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abstract = "Chronic Obstructive Pulmonary Disease (COPD) is a major cause of morbidity and mortality worldwide. It is characterized by airflow limitation and chronic inflammation of the lungs that varies significantly among patients. The aim of this study was to evaluate the pathophysiologic and inflammatory mechanisms in a group of patients with and without FEV1, reversibility. We selected 24 moderate to severe, stable COPD patients, all ex-smokers, 12 with no reversibility and 12 with reversibility of airflow limitation to bronchodilator therapy. Lung function tests, exhaled nitric oxide (NO) concentrations, induced sputum and peripheral blood samples to determine cells and soluble mediators (interleukin-8, 5 and eosinophil cationic protein), were obtained from all subjects. This study confirmed the presence of chronic and persistent inflammation of the airways of COPD patients, with an increased number of neutrophils and IL-8 concentrations in sputum. Exhaled NO levels, sputum eosinophils and ECP were higher in COPD patients with bronchodilator reversibility, and this data could not explained by a production of IL-5 by a subpopulation of T cytotoxic cells. An inflammatory mechanism, different from asthma, seems to be responsible for the airflow reversibility. Exhaled NO and induced sputum are noninvasive methods that can identify COPD patients with eosinophilic airway inflammation. These methods can be useful in the early assessment of the disease and to predict and monitor the response to glucocorticosteroid treatment. Low body mass index was related to an increase in inflammatory mediators, namely IL-8, confirming the presence of systemic inflammation in COPD.",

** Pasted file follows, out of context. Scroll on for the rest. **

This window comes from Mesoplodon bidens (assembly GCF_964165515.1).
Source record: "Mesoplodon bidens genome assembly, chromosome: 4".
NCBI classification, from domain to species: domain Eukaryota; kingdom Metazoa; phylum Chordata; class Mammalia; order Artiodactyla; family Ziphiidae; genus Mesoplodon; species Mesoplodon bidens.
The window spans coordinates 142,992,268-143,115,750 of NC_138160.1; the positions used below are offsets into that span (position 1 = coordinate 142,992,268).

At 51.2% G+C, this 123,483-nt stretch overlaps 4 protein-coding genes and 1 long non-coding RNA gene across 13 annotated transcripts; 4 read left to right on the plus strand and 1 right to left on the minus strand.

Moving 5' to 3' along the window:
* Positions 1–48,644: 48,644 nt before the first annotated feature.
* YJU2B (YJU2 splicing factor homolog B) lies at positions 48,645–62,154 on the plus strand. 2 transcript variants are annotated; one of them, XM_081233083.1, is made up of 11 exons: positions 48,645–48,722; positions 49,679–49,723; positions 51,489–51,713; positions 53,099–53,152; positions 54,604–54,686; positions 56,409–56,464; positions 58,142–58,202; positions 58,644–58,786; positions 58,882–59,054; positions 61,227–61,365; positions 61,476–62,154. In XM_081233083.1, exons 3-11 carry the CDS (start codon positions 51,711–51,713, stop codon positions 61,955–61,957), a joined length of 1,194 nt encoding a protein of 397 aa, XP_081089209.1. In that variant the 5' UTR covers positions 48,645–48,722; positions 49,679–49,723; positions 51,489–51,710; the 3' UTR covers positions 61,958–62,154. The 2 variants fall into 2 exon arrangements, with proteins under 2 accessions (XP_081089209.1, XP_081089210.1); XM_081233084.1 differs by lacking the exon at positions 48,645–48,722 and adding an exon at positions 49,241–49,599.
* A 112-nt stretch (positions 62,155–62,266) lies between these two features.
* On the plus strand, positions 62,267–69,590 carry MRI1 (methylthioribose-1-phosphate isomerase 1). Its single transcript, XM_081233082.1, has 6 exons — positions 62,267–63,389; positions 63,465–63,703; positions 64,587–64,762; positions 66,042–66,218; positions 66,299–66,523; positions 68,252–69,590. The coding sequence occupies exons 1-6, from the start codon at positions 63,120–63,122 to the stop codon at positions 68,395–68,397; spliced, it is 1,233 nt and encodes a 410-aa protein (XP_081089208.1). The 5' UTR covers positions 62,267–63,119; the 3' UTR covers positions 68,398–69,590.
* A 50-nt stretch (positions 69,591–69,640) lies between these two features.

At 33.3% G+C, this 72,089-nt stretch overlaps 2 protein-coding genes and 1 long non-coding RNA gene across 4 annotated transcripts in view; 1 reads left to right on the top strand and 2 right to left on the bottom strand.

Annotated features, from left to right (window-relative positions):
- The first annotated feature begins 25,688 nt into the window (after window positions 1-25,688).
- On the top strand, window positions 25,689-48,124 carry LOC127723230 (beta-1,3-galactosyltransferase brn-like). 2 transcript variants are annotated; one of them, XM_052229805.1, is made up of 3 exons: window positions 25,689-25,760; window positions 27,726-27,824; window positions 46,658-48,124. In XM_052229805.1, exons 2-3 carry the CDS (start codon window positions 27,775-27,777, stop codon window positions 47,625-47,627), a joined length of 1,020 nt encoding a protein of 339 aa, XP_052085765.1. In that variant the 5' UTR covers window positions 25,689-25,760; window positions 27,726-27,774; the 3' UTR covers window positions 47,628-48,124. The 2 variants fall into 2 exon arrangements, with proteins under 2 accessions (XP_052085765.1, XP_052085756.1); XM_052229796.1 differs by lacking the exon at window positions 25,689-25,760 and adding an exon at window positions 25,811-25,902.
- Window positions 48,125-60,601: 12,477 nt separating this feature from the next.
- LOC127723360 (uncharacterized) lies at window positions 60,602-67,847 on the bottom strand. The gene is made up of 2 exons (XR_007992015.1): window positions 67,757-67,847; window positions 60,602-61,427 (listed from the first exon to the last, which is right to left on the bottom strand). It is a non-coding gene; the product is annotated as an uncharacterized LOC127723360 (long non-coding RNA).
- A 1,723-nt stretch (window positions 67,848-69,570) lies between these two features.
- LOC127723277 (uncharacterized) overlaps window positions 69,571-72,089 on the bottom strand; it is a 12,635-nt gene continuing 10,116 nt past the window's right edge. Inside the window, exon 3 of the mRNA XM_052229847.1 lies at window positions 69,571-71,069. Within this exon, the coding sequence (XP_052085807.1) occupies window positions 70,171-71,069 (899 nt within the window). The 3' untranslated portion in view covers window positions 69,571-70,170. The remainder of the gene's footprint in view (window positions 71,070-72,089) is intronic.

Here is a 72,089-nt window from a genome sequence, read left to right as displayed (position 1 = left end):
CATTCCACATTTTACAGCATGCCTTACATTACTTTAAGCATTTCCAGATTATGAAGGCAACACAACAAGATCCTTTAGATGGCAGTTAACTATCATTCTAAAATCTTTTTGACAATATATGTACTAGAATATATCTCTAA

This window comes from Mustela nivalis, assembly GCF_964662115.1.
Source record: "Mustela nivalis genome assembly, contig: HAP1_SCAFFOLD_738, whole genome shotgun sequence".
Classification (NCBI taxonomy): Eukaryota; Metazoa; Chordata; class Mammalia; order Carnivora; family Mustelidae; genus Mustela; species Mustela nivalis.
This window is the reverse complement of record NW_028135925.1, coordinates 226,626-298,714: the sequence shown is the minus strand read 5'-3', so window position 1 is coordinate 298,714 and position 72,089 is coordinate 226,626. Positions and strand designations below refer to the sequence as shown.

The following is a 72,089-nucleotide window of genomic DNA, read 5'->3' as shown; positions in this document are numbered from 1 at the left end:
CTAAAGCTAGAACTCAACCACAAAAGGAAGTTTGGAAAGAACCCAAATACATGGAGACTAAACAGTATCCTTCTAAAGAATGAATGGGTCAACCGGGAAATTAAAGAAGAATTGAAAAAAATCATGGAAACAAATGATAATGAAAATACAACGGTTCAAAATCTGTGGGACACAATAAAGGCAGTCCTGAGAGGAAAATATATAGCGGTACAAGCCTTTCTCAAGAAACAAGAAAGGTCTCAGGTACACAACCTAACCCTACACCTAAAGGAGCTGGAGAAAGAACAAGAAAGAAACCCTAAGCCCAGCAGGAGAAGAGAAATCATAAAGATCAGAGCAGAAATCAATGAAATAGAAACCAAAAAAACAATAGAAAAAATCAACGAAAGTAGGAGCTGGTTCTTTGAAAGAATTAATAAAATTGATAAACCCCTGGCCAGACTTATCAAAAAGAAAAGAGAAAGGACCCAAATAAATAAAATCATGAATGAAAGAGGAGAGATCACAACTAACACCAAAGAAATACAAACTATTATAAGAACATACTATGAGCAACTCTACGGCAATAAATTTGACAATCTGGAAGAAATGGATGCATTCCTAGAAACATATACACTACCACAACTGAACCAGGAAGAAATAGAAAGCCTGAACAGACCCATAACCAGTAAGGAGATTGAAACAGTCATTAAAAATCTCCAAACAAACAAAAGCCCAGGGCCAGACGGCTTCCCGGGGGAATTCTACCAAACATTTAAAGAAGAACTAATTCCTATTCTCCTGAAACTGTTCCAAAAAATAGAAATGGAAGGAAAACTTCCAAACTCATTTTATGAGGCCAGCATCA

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AU - Neuparth, Nuno

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N2 - Chronic Obstructive Pulmonary Disease (COPD) is a major cause of morbidity and mortality worldwide. It is characterized by airflow limitation and chronic inflammation of the lungs that varies significantly among patients. The aim of this study was to evaluate the pathophysiologic and inflammatory mechanisms in a group of patients with and without FEV1, reversibility. We selected 24 moderate to severe, stable COPD patients, all ex-smokers, 12 with no reversibility and 12 with reversibility of airflow limitation to bronchodilator therapy. Lung function tests, exhaled nitric oxide (NO) concentrations, induced sputum and peripheral blood samples to determine cells and soluble mediators (interleukin-8, 5 and eosinophil cationic protein), were obtained from all subjects. This study confirmed the presence of chronic and persistent inflammation of the airways of COPD patients, with an increased number of neutrophils and IL-8 concentrations in sputum. Exhaled NO levels, sputum eosinophils and ECP were higher in COPD patients with bronchodilator reversibility, and this data could not explained by a production of IL-5 by a subpopulation of T cytotoxic cells. An inflammatory mechanism, different from asthma, seems to be responsible for the airflow reversibility. Exhaled NO and induced sputum are noninvasive methods that can identify COPD patients with eosinophilic airway inflammation. These methods can be useful in the early assessment of the disease and to predict and monitor the response to glucocorticosteroid treatment. Low body mass index was related to an increase in inflammatory mediators, namely IL-8, confirming the presence of systemic inflammation in COPD.